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Kenyan rivals sign coalition deal

Latest update : 2008-02-29

Former UN Secretary General Kofi Annan announced a deal between the Kenyan government and opposition forces after weeks of negotiations to resolve the deadly post-election violence. UK is ready to host a donors meet to help Kenya. (Report: AITV)

After two months of intense negotiations, Kenyan President Mwai Kibaki and opposition leader Raila Odinga signed a power-sharing agreement Thursday in the Kenyan capital of Nairobi.

 

The agreement sees the creation of a new prime minister post, to be held by the leader of the majority party in the Kenyan parliament – in this case, Odinga’s Orange Democratic Movement (ODM). Government positions will be distributed between the two political parties in proportion to their representation in parliament.

 

Intense international pressure, orchestrated by former UN Secretary General Kofi Annan in his role as mediator, was exerted on the two rival political parties to reach Thursday’s political deal. “The compromise was indispensible for the country’s survival,” said Annan, while congratulating the two rival political leaders.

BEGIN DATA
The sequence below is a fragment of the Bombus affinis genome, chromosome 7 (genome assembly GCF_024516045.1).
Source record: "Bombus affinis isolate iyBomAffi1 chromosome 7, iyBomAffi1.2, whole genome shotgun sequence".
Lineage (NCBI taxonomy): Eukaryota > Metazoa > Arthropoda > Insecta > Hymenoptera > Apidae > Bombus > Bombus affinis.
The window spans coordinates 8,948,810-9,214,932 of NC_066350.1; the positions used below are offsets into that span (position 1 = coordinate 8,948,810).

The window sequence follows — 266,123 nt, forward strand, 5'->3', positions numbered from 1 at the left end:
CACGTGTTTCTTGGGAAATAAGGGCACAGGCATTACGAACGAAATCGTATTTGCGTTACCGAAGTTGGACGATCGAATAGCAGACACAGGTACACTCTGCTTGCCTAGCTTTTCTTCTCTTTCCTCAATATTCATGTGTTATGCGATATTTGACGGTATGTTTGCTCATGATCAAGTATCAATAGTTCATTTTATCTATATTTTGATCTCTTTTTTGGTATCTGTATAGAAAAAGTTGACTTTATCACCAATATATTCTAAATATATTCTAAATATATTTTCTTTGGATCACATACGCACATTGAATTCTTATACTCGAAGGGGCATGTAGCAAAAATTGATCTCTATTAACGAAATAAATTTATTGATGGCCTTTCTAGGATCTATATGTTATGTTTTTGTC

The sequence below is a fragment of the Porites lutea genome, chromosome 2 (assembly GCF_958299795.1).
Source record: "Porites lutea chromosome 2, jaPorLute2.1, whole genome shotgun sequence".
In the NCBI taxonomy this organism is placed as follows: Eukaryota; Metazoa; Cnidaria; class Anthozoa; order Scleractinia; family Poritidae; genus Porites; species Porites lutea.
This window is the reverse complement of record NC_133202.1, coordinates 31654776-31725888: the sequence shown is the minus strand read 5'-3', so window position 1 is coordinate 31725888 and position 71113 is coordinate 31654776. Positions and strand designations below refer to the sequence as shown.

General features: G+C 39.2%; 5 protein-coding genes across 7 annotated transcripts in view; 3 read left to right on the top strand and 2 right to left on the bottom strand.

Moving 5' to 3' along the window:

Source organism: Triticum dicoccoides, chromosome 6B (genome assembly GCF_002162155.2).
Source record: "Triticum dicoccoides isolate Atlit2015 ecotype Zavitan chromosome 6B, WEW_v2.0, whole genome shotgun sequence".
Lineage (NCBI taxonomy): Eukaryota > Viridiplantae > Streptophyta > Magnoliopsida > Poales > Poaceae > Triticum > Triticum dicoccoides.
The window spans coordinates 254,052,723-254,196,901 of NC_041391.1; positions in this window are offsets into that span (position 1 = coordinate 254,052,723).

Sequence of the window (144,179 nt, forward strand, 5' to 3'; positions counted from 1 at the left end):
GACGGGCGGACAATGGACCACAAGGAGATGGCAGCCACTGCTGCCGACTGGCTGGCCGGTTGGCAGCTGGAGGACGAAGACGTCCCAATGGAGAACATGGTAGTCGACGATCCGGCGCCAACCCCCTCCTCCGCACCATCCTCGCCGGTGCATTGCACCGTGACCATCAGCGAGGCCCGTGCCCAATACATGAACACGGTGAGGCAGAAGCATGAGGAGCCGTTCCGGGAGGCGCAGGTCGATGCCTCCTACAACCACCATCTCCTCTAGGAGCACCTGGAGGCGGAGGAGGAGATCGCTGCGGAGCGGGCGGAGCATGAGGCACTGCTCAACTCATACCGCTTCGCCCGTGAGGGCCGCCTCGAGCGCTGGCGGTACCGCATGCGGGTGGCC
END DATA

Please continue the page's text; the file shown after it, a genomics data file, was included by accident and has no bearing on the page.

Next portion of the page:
“The Dec. 27 elections were ridden with numerous irregularities – notably a 115 percent participation rate – which was not very credible,” said FRANCE 24’s international affairs specialist Christophe Robeet. “That generated a deep political crisis, which led to violence - rare for Kenya - and opened old wounds that were believed to have been closed.”

 

More than 1,500 people were killed, according to political sources and the Red Cross estimates that more than 300,000 were forced to flee their homes in a conflict that took on ethnic proportions.

 

“It’s necessary for the two political leaders, Kibaki and Odinga, to work on reconciliation between the country’s various ethnic groups. This work will be slow,” said Robeet.

 

The ethnic wounds opened by the last two months of violence do not appear to have healed as yet. Inter-ethnic violence flared Wednesday night in western Kenya after nearly two weeks of relative calm. A senior ODM official, William Ruto, accused the police force of a “a systematic and consistent attempt to persecute and intimidate ODM supporters in the Rift Valley,” and  accused them of “arbitrarily arresting innocent civilians.”

 

Shortly after the agreement was signed, British Prime Minister Gordon Brown said Britain was ready to host a donors conference to help rebuild the country. The conference, he announced, would be “the best chance to build upon this power-sharing agreement, to restore tourism (and) get the economy moving again.”
 

Date created : 2008-02-28

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